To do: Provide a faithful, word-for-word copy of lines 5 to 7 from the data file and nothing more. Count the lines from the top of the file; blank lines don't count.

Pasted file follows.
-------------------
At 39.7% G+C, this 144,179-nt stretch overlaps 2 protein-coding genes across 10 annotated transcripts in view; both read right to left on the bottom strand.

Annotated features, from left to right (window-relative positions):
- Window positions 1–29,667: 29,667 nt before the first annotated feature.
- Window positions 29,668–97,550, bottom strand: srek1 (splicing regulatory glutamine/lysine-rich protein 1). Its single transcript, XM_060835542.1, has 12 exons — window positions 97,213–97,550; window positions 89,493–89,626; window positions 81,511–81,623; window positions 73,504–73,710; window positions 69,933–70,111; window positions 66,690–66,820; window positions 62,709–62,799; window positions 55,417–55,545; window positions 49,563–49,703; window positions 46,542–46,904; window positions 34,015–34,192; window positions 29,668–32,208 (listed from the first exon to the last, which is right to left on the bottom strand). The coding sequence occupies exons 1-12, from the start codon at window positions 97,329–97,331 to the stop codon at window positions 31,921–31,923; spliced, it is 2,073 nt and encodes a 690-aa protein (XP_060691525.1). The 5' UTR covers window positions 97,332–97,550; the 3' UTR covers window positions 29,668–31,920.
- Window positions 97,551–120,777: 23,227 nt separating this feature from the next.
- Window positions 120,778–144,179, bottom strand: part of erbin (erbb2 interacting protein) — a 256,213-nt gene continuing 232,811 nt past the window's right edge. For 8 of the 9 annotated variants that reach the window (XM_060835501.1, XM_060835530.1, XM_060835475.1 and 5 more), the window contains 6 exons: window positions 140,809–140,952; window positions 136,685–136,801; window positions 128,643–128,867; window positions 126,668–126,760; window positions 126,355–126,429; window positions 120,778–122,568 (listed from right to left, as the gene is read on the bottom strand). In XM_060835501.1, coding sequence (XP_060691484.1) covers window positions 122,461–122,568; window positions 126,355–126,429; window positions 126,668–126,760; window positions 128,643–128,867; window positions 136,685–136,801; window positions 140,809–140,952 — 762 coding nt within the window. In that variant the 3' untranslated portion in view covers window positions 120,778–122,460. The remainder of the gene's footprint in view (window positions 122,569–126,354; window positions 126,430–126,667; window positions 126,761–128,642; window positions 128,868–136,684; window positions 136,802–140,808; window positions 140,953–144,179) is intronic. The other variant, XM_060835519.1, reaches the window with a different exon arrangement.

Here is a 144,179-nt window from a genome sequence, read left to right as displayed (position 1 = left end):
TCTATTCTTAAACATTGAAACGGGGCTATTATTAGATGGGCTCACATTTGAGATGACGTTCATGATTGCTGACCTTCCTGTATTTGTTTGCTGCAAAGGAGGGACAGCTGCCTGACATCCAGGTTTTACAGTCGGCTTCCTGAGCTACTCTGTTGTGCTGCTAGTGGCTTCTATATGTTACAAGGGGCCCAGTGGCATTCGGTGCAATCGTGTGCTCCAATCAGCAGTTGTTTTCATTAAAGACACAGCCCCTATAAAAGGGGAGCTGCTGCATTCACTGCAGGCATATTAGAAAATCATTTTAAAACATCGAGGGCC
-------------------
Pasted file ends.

- Window positions 97,551–120,777: 23,227 nt separating this feature from the next.
- Window positions 120,778–144,179, bottom strand: part of erbin (erbb2 interacting protein) — a 256,213-nt gene continuing 232,811 nt past the window's right edge. For 8 of the 9 annotated variants that reach the window (XM_060835501.1, XM_060835530.1, XM_060835475.1 and 5 more), the window contains 6 exons: window positions 140,809–140,952; window positions 136,685–136,801; window positions 128,643–128,867; window positions 126,668–126,760; window positions 126,355–126,429; window positions 120,778–122,568 (listed from right to left, as the gene is read on the bottom strand). In XM_060835501.1, coding sequence (XP_060691484.1) covers window positions 122,461–122,568; window positions 126,355–126,429; window positions 126,668–126,760; window positions 128,643–128,867; window positions 136,685–136,801; window positions 140,809–140,952 — 762 coding nt within the window. In that variant the 3' untranslated portion in view covers window positions 120,778–122,460. The remainder of the gene's footprint in view (window positions 122,569–126,354; window positions 126,430–126,667; window positions 126,761–128,642; window positions 128,868–136,684; window positions 136,802–140,808; window positions 140,953–144,179) is intronic. The other variant, XM_060835519.1, reaches the window with a different exon arrangement.

Here is a 144,179-nt window from a genome sequence, read left to right as displayed (position 1 = left end):